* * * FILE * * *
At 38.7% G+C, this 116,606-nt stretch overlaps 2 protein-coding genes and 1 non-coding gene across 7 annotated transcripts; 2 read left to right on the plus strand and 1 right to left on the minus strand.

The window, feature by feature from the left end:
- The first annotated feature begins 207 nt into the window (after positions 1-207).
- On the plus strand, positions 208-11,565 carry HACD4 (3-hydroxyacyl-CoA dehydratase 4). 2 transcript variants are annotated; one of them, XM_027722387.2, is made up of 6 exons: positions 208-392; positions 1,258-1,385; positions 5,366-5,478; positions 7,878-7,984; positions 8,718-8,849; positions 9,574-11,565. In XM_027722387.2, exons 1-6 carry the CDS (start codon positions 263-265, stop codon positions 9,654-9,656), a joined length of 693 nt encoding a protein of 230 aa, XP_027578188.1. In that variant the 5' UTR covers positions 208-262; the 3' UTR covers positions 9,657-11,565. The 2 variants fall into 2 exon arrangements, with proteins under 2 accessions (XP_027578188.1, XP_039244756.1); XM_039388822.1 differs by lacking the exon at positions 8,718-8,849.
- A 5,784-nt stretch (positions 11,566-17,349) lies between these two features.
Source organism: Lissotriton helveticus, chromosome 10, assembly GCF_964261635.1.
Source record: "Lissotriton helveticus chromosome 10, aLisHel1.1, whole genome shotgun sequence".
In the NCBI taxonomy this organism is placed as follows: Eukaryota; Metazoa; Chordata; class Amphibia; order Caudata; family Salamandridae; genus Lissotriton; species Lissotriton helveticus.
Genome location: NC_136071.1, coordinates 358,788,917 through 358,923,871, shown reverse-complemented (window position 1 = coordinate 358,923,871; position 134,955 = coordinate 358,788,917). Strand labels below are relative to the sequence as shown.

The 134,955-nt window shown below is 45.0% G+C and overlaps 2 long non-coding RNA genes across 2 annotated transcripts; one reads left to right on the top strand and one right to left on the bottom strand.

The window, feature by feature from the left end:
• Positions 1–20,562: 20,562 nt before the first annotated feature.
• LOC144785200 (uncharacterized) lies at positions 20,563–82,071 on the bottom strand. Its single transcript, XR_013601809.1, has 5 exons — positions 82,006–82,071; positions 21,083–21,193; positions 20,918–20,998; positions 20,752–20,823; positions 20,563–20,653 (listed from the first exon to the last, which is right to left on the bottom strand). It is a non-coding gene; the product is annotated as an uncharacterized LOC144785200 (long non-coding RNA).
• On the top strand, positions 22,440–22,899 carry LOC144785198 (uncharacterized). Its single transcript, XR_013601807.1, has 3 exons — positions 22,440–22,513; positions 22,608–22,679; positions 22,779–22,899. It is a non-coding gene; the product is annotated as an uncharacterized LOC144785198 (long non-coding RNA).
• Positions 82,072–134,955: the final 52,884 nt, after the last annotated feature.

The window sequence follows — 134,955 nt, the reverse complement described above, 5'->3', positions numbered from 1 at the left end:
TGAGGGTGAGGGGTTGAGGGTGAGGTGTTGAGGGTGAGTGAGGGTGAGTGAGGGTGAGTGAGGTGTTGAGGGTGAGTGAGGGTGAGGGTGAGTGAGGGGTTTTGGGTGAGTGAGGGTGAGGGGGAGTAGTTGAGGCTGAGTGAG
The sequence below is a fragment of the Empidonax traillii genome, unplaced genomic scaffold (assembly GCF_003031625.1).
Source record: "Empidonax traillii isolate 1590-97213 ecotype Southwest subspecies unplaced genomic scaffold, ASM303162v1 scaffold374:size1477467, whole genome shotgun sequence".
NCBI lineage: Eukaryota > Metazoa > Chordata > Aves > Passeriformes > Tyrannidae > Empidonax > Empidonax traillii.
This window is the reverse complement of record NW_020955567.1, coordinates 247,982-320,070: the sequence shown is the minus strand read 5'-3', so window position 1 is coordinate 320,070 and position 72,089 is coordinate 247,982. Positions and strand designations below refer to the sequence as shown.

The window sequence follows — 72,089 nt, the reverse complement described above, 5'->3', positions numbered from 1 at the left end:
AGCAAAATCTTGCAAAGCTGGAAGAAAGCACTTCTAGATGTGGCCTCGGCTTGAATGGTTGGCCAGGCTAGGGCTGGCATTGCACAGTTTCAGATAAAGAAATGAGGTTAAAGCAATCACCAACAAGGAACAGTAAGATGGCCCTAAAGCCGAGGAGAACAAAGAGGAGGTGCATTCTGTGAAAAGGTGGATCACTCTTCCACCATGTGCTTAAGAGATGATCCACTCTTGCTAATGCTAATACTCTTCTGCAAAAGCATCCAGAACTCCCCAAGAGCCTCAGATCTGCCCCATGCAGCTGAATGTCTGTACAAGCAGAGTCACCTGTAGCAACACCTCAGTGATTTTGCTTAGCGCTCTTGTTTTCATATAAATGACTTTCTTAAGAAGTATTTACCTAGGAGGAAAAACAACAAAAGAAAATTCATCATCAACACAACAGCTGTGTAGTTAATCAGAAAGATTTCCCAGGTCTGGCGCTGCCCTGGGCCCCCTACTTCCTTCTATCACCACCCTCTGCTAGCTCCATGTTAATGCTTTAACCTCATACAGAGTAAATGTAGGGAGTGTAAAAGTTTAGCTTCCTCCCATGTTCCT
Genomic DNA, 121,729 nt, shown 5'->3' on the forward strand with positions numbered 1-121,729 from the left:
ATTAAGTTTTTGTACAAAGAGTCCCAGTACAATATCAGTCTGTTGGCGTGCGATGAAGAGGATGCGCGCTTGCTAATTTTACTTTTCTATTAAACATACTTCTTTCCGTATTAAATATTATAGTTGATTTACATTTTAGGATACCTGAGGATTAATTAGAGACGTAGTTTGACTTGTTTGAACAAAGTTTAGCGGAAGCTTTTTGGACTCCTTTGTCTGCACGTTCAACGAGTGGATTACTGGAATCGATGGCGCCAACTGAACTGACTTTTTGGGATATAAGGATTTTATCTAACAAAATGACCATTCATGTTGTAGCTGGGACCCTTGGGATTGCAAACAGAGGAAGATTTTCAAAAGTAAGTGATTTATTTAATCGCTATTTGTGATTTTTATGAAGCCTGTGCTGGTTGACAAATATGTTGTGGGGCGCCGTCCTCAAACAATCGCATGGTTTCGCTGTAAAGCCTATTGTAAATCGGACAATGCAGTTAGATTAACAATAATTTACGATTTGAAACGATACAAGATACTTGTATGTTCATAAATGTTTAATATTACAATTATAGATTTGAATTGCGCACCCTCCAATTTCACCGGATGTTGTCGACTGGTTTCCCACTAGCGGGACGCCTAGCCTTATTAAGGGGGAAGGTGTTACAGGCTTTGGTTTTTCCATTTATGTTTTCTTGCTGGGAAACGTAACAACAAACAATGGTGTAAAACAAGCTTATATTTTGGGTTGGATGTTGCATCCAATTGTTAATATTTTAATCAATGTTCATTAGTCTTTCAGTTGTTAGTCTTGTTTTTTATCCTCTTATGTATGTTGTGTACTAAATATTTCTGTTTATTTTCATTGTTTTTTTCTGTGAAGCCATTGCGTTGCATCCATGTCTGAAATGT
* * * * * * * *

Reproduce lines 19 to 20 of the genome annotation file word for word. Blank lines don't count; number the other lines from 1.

Source record: "Empidonax traillii isolate 1590-97213 ecotype Southwest subspecies unplaced genomic scaffold, ASM303162v1 scaffold374:size1477467, whole genome shotgun sequence".
NCBI lineage: Eukaryota > Metazoa > Chordata > Aves > Passeriformes > Tyrannidae > Empidonax > Empidonax traillii.